A new Littleton City Council will go about its business under a new set of rules, thanks to the results of the Nov. 5 election.
Littleton voters approved two changes to the city charter: one restricts when the council can go behind closed doors for an executive session, and the other makes it more difficult to rezone property.
Citizen Initiative 301, which was approved by voters by about a 3-1 ratio, limits the reasons the council can go into executive session. The new rules allow closed-door sessions only to discuss matters required to be kept confidential by federal and state law or to confer with an attorney regarding a legal action already filed in court.
Along with limiting the reasons to go into executive session, the measure requires that all executive sessions be recorded and kept on file at the city.
“The discussion and decision will be public, and it should be. Why shouldn’t the public know how each of our tax dollars are being spent?” Paul Bingham, one of the residents behind the effort get 301 and 302 on the ballot, said via e-mail after the election. “On personnel matters, there are only three direct reports to council; the city manager, the city attorney and the municipal judge. They accept the job knowing that they are accountable to the public. Any matter of concern with these three positions should be public.”
Under the previous rules, the council could go into executive session to discuss the purchase or leasing of property, to receive legal advice, to discuss confidential matters, to conduct negotiations, and to discuss personnel matters.
City Manager Michael Penny said that despite the new restrictions, residents shouldn’t expect to see the council move all discussions into its public meetings.
Penny said it will be against the city’s best interests, and the taxpayers’ best interests, to discuss how much the city would spend for a piece of property in a public exchange.
“We’re talking about the public dollar and the risk of the public dollar. The more you have it in public, the higher that risk is,” Penny said.
Bingham said the new process would benefit the public in the long run.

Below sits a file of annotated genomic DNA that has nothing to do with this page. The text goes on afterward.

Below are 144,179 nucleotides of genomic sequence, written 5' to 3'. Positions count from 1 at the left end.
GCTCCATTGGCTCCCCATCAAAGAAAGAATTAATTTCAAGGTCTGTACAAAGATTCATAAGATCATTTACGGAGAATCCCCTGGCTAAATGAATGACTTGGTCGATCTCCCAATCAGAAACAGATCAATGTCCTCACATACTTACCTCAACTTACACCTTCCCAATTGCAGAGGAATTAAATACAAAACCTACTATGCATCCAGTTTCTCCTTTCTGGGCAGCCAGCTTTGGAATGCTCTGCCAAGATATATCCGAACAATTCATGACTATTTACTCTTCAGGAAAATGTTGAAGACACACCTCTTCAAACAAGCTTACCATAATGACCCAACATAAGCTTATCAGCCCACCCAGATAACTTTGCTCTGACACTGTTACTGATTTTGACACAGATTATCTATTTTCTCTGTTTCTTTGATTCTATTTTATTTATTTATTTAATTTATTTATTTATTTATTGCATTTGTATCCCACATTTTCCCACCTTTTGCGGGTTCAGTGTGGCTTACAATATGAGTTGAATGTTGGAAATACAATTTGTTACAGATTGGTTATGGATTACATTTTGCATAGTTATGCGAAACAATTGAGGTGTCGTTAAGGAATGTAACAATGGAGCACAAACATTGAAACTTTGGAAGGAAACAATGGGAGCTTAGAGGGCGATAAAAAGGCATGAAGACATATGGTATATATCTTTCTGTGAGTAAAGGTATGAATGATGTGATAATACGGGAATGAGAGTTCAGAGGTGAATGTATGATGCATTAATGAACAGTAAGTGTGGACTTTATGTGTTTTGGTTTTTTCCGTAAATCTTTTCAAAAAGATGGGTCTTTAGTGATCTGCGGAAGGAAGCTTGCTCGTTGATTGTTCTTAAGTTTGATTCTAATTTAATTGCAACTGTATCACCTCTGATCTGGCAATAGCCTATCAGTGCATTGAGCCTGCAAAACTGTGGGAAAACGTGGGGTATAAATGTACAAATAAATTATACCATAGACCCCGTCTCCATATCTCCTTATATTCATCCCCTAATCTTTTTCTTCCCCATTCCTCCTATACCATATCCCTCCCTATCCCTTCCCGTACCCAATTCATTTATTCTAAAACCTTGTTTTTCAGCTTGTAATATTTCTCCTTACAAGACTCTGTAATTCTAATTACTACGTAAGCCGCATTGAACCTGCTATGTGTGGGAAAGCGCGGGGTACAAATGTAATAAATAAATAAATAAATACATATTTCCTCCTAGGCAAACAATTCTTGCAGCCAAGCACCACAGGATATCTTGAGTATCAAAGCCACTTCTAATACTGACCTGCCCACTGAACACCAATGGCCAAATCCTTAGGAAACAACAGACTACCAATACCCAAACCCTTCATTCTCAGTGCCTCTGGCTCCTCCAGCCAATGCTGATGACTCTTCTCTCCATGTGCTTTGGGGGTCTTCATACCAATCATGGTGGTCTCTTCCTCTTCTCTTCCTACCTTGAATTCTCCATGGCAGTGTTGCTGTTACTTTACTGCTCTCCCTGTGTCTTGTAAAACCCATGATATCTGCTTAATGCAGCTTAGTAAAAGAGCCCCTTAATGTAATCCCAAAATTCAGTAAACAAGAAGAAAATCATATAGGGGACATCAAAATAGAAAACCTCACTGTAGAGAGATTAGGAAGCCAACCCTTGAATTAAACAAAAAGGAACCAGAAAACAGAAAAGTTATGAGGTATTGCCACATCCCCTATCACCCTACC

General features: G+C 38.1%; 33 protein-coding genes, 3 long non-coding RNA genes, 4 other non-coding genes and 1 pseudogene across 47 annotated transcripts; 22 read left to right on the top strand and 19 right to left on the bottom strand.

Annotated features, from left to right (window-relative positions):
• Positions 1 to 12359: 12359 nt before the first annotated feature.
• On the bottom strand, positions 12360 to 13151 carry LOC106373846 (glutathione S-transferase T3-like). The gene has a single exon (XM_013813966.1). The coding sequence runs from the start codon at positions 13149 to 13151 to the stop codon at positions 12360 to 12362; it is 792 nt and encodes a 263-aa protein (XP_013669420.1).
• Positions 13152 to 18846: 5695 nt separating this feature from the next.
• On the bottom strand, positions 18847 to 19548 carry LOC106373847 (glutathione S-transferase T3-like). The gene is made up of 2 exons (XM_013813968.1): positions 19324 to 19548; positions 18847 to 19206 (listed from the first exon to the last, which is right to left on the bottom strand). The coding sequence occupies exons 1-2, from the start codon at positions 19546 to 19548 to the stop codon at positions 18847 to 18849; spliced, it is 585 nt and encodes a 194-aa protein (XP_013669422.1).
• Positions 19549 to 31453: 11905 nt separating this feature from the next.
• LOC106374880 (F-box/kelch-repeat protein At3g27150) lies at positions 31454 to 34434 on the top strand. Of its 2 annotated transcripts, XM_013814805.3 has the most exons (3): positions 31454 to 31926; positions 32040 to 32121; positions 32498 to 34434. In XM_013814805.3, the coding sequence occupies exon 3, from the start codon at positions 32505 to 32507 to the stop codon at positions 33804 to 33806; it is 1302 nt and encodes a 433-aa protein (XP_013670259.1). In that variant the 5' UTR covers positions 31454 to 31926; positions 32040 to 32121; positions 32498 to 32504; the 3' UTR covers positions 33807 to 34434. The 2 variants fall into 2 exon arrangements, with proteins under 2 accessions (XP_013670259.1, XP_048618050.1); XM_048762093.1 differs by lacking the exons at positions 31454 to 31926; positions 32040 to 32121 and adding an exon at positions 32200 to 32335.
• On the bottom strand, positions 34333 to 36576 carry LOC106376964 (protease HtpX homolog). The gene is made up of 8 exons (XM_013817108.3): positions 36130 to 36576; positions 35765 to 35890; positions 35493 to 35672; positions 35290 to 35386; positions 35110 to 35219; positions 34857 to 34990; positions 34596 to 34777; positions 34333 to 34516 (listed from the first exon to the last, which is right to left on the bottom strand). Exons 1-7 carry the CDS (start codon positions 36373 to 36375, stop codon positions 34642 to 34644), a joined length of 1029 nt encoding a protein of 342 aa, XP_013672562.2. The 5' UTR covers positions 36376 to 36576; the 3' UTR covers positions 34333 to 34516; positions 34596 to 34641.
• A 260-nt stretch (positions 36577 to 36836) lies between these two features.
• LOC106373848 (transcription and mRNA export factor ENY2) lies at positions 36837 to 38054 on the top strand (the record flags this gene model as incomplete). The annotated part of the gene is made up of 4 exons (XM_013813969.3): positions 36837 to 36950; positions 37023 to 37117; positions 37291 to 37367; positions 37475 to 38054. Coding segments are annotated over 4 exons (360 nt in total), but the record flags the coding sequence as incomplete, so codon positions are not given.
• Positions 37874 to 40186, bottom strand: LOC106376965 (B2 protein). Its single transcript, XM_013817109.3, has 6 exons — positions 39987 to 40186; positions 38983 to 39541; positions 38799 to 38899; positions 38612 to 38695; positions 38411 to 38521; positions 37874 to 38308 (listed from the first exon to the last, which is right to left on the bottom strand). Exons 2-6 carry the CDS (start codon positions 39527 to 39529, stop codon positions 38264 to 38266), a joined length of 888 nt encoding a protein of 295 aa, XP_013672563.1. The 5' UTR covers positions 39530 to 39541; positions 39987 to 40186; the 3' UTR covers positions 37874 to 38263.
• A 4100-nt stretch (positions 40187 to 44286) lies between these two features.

“If property is being considered for purchase or for sale, a fair price should be established, and it will either be accepted or rejected …,” Bingham said. “Any further discussion on the matter is of importance to the voters, and voters will now have a complete picture of the representation each council member is providing. We will be a more informed electorate.”
Penny said some council discussions that would have been in executive session will now take place in confidential memos between the city attorney and individual council members.
While any meeting between public officials where a quorum is present must be open to the public, one-one-one and two-on-one meetings between council members and the city attorney can still be held in private.
Despite the complications, Penny said the city would work diligently to follow the will of the voters.
Along with the changes to executive sessions, voters approved more stringent standards for rezoning property.
Under Citizens Initiative 302, all rezoning requests in the city must be approved by five members of the city council if 20 percent of property owners within 100 feet of the property, or 20 percent of property owners in an area up for rezoning, file a protest 24 hours before the rezoning hearing.
It would also trigger a two-thirds-vote requirement if the city’s Planning Board voted against the rezoning.
This brings the city’s zoning rules in line with state statute on rezoning applications. Littleton, as a home-rule city, doesn’t have to follow state statute when it comes to issues like rezoning.
“(It) provides citizens a mechanism to protect the quality of life in their neighborhood. Members of council have complained that a few citizens would be able to impact a rezoning. We currently live in that environment with the decision in the hands of 4 council members,” Bingham said. “We believe citizens directly impacted should have a strong voice in matters that impact them directly.”
Contact Ramsey Scott at firstname.lastname@example.org or 303-933-2233, ext. 22 and follow him on Twitter @RamseyColumbine.
Election vote counts
The city’s voters re-elected Councilmen Bruce Stahlman and Bruce Beckman to their at-large seats. The two incumbents overcame challenges from John Watson and James Dean.
In the final unofficial count, Beckman had received 4,318 votes; Stahlman, 4,002 votes; Watson, 2,755; and Dean, 2,342.
Councilman Phil Cernanec in District 3 and newcomer Randy Stein in District 1 ran unopposed. Stein will be serving for the first time on the council; he replaces Councilman Jim Taylor, who was term-limited.
Littleton voters approved a 3 percent sales tax on any future marijuana sales. The tax would be added to the statewide tax approved by voters Tuesday.
The city tax, in the unofficial tally, received 5,502 yes votes and 3,117 no votes.
A proposed lodging tax that would have placed a 3 percent levy on all hotel and motel stays under 30 days in Littleton was voted down, 5,415 to 3,128.